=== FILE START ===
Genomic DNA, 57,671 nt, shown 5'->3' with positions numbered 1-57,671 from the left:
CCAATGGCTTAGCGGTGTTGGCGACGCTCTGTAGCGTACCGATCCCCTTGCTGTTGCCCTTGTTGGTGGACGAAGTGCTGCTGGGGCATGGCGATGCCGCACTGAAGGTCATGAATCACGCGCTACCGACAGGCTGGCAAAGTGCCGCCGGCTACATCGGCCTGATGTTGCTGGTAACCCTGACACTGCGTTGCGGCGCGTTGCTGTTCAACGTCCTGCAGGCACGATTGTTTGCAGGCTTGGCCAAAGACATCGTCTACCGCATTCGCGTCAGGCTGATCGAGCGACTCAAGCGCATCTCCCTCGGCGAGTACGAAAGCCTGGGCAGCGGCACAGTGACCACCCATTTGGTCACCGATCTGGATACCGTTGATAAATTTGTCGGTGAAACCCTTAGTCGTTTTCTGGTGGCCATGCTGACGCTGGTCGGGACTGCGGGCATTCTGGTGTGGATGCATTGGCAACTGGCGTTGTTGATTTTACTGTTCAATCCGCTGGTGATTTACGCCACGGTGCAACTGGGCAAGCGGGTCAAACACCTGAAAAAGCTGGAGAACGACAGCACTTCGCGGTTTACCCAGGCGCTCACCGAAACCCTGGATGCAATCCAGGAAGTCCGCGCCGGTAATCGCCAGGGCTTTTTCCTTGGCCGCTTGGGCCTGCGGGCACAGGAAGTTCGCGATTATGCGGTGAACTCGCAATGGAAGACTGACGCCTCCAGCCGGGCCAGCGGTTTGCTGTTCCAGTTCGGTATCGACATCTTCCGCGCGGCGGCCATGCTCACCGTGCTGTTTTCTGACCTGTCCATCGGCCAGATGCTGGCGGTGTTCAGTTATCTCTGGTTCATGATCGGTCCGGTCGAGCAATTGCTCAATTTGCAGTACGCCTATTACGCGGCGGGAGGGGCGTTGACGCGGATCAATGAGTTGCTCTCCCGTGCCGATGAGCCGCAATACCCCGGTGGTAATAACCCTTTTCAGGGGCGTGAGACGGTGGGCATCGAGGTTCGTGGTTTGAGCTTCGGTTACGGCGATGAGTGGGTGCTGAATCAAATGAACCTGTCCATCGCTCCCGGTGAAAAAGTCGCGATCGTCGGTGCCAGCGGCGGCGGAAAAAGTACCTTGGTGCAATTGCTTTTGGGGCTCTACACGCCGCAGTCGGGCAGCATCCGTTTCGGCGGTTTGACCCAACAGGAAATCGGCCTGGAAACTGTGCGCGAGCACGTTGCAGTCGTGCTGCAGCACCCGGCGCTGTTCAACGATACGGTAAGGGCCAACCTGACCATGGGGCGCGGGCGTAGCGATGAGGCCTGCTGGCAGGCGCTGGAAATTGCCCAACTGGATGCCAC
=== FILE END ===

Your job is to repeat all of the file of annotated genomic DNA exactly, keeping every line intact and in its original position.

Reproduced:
Genomic DNA, 57,671 nt, shown 5'->3' with positions numbered 1-57,671 from the left:
CCAATGGCTTAGCGGTGTTGGCGACGCTCTGTAGCGTACCGATCCCCTTGCTGTTGCCCTTGTTGGTGGACGAAGTGCTGCTGGGGCATGGCGATGCCGCACTGAAGGTCATGAATCACGCGCTACCGACAGGCTGGCAAAGTGCCGCCGGCTACATCGGCCTGATGTTGCTGGTAACCCTGACACTGCGTTGCGGCGCGTTGCTGTTCAACGTCCTGCAGGCACGATTGTTTGCAGGCTTGGCCAAAGACATCGTCTACCGCATTCGCGTCAGGCTGATCGAGCGACTCAAGCGCATCTCCCTCGGCGAGTACGAAAGCCTGGGCAGCGGCACAGTGACCACCCATTTGGTCACCGATCTGGATACCGTTGATAAATTTGTCGGTGAAACCCTTAGTCGTTTTCTGGTGGCCATGCTGACGCTGGTCGGGACTGCGGGCATTCTGGTGTGGATGCATTGGCAACTGGCGTTGTTGATTTTACTGTTCAATCCGCTGGTGATTTACGCCACGGTGCAACTGGGCAAGCGGGTCAAACACCTGAAAAAGCTGGAGAACGACAGCACTTCGCGGTTTACCCAGGCGCTCACCGAAACCCTGGATGCAATCCAGGAAGTCCGCGCCGGTAATCGCCAGGGCTTTTTCCTTGGCCGCTTGGGCCTGCGGGCACAGGAAGTTCGCGATTATGCGGTGAACTCGCAATGGAAGACTGACGCCTCCAGCCGGGCCAGCGGTTTGCTGTTCCAGTTCGGTATCGACATCTTCCGCGCGGCGGCCATGCTCACCGTGCTGTTTTCTGACCTGTCCATCGGCCAGATGCTGGCGGTGTTCAGTTATCTCTGGTTCATGATCGGTCCGGTCGAGCAATTGCTCAATTTGCAGTACGCCTATTACGCGGCGGGAGGGGCGTTGACGCGGATCAATGAGTTGCTCTCCCGTGCCGATGAGCCGCAATACCCCGGTGGTAATAACCCTTTTCAGGGGCGTGAGACGGTGGGCATCGAGGTTCGTGGTTTGAGCTTCGGTTACGGCGATGAGTGGGTGCTGAATCAAATGAACCTGTCCATCGCTCCCGGTGAAAAAGTCGCGATCGTCGGTGCCAGCGGCGGCGGAAAAAGTACCTTGGTGCAATTGCTTTTGGGGCTCTACACGCCGCAGTCGGGCAGCATCCGTTTCGGCGGTTTGACCCAACAGGAAATCGGCCTGGAAACTGTGCGCGAGCACGTTGCAGTCGTGCTGCAGCACCCGGCGCTGTTCAACGATACGGTAAGGGCCAACCTGACCATGGGGCGCGGGCGTAGCGATGAGGCCTGCTGGCAGGCGCTGGAAATTGCCCAACTGGATGCCAC